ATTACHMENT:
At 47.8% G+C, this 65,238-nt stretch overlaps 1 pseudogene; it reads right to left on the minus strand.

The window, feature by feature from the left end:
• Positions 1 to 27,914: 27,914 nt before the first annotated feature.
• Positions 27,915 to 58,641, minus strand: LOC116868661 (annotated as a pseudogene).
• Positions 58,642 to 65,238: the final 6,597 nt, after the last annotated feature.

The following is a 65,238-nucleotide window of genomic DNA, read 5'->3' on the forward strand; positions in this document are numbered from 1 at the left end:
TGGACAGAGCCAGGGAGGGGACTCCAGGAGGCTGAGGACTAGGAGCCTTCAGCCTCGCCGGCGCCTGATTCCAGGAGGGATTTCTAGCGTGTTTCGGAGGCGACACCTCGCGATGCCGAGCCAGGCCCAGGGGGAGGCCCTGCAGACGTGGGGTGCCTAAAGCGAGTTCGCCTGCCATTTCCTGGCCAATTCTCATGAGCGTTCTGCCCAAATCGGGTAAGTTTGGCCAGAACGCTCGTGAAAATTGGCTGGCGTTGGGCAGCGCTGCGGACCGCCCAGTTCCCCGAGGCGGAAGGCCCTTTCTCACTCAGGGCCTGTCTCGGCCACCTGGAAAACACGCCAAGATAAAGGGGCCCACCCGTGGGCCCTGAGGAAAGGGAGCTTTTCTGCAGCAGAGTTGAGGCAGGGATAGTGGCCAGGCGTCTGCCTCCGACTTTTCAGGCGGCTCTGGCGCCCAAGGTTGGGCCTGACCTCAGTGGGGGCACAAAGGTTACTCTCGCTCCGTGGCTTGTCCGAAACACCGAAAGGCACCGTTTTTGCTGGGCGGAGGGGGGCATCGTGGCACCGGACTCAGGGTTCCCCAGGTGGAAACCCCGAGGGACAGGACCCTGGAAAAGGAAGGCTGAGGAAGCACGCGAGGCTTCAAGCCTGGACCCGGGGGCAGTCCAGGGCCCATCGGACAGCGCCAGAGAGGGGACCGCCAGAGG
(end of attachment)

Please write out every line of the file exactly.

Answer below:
At 47.8% G+C, this 65,238-nt stretch overlaps 1 pseudogene; it reads right to left on the minus strand.

The window, feature by feature from the left end:
• Positions 1 to 27,914: 27,914 nt before the first annotated feature.
• Positions 27,915 to 58,641, minus strand: LOC116868661 (annotated as a pseudogene).
• Positions 58,642 to 65,238: the final 6,597 nt, after the last annotated feature.

The following is a 65,238-nucleotide window of genomic DNA, read 5'->3' on the forward strand; positions in this document are numbered from 1 at the left end:
TGGACAGAGCCAGGGAGGGGACTCCAGGAGGCTGAGGACTAGGAGCCTTCAGCCTCGCCGGCGCCTGATTCCAGGAGGGATTTCTAGCGTGTTTCGGAGGCGACACCTCGCGATGCCGAGCCAGGCCCAGGGGGAGGCCCTGCAGACGTGGGGTGCCTAAAGCGAGTTCGCCTGCCATTTCCTGGCCAATTCTCATGAGCGTTCTGCCCAAATCGGGTAAGTTTGGCCAGAACGCTCGTGAAAATTGGCTGGCGTTGGGCAGCGCTGCGGACCGCCCAGTTCCCCGAGGCGGAAGGCCCTTTCTCACTCAGGGCCTGTCTCGGCCACCTGGAAAACACGCCAAGATAAAGGGGCCCACCCGTGGGCCCTGAGGAAAGGGAGCTTTTCTGCAGCAGAGTTGAGGCAGGGATAGTGGCCAGGCGTCTGCCTCCGACTTTTCAGGCGGCTCTGGCGCCCAAGGTTGGGCCTGACCTCAGTGGGGGCACAAAGGTTACTCTCGCTCCGTGGCTTGTCCGAAACACCGAAAGGCACCGTTTTTGCTGGGCGGAGGGGGGCATCGTGGCACCGGACTCAGGGTTCCCCAGGTGGAAACCCCGAGGGACAGGACCCTGGAAAAGGAAGGCTGAGGAAGCACGCGAGGCTTCAAGCCTGGACCCGGGGGCAGTCCAGGGCCCATCGGACAGCGCCAGAGAGGGGACCGCCAGAGG